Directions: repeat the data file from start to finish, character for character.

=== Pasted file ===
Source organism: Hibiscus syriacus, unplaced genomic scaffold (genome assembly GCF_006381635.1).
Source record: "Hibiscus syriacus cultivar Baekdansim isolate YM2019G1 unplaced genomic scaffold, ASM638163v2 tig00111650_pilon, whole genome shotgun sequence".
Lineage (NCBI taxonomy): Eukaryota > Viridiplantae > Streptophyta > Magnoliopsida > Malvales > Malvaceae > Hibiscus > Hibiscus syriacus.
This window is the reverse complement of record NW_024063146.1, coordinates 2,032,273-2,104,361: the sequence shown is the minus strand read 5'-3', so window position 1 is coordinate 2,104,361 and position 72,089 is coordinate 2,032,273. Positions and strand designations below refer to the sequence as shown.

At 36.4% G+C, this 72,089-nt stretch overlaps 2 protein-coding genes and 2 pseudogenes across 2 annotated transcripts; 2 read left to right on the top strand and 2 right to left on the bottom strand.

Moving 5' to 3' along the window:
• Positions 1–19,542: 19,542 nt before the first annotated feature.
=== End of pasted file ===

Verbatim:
Source organism: Hibiscus syriacus, unplaced genomic scaffold (genome assembly GCF_006381635.1).
Source record: "Hibiscus syriacus cultivar Baekdansim isolate YM2019G1 unplaced genomic scaffold, ASM638163v2 tig00111650_pilon, whole genome shotgun sequence".
Lineage (NCBI taxonomy): Eukaryota > Viridiplantae > Streptophyta > Magnoliopsida > Malvales > Malvaceae > Hibiscus > Hibiscus syriacus.
This window is the reverse complement of record NW_024063146.1, coordinates 2,032,273-2,104,361: the sequence shown is the minus strand read 5'-3', so window position 1 is coordinate 2,104,361 and position 72,089 is coordinate 2,032,273. Positions and strand designations below refer to the sequence as shown.

At 36.4% G+C, this 72,089-nt stretch overlaps 2 protein-coding genes and 2 pseudogenes across 2 annotated transcripts; 2 read left to right on the top strand and 2 right to left on the bottom strand.

Moving 5' to 3' along the window:
• Positions 1–19,542: 19,542 nt before the first annotated feature.